This reception apparatus needs no pre-amplifier which is disadvantageous on both occasions at too low and too high field intensities.

BRIEF DESCRIPTION OF THE DRAWINGS

These and other objects and features of the invention will be seen by reference to the description, taken in connection with the accompanying drawings, in which:

FIG. 1 shows a wiring diagram of an antenna circuit including heater wires formed on a rear window glass of an automobile and used as an antenna, according to an embodiment of the present invention;

FIG. 2 shows an equivalent circuit of the antenna circuit;

FIG. 3 is a graph showing a sensitivity of the antenna;

FIG. 4 shows a front view of the rear window glass in which an antenna element is provided together with the heater wires;

FIG. 5 shows a modification of the antenna circuit for reception of AM and FM radio waves, with FM radio waves amplified by a pre-amplifier;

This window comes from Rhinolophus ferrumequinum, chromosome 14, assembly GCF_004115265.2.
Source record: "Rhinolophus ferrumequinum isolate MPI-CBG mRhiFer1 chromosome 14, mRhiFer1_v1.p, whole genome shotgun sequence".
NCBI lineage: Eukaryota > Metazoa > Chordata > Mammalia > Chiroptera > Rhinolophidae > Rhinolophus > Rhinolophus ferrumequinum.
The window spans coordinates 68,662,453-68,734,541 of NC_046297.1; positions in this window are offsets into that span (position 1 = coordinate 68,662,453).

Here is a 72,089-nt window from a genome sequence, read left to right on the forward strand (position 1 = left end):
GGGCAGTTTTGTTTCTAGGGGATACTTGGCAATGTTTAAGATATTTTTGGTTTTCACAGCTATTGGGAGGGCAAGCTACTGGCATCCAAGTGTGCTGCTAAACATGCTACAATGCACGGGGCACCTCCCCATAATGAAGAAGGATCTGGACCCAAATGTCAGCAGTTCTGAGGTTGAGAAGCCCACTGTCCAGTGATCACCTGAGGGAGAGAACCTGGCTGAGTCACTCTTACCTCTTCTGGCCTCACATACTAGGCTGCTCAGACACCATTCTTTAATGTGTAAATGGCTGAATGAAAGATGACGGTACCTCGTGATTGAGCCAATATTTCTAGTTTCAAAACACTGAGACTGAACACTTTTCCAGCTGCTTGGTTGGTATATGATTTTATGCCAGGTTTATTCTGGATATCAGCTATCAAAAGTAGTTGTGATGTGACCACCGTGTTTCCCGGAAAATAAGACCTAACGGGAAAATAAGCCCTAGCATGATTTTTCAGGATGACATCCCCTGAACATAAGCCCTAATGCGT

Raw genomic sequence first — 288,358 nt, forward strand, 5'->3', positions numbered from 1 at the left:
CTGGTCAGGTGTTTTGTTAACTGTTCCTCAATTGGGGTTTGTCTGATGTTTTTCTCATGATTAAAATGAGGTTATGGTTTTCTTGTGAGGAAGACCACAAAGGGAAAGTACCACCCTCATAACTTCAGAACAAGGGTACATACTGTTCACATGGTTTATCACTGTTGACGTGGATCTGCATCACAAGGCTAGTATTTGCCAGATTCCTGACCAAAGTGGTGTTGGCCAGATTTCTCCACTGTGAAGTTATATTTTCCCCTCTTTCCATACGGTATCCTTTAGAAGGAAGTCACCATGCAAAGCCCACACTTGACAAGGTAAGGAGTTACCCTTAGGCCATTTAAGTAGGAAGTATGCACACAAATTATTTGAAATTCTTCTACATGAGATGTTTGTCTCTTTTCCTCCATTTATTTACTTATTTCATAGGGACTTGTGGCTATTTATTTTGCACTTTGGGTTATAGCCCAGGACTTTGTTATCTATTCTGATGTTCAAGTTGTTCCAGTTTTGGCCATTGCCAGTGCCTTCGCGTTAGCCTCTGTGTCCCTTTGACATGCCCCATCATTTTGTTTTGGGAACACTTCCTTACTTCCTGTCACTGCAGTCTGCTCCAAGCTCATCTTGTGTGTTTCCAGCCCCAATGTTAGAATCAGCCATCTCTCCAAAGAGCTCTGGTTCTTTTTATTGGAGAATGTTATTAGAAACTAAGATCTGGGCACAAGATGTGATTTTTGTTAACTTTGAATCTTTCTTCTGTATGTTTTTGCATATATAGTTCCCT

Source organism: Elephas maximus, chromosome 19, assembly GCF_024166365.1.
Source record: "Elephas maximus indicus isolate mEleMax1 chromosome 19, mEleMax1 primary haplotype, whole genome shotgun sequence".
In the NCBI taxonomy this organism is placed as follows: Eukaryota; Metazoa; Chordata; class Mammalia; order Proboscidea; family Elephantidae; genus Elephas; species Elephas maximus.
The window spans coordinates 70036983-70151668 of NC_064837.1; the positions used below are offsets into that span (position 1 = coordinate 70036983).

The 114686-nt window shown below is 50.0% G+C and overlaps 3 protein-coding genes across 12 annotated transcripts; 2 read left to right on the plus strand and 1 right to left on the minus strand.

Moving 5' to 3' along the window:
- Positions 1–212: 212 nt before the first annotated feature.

FIG. 6 shows a wiring diagram of a conventional antenna circuit; and

FIG. 7 shows an equivalent circuit of the conventional antenna circuit.

DESCRIPTION OF THE PREFERRED EMBODIMENT

FIG. 1 shows a front view of the rear window glass of an automobile and a wiring diagram of an antenna circuit, where heater wires on the rear window glass are used as an antenna element, according to an embodiment of the present invention. FIG. 2 shows an equivalent circuit of that shown in FIG. 1.

A conductor pattern formed on the windowglass 1 is the same with that shown in FIG. 6 as well as the heating circuit of heater wires 2. In the embodiment, AM radio reception signals induced in the heater wires 2 are derived through a feeding point 6 to a matching circuit 20. The output of the matching circuit 20 is supplied to the input terminal 19a of a tuner 19 through a feeder cable 7 having a length of 3 m to 4 m.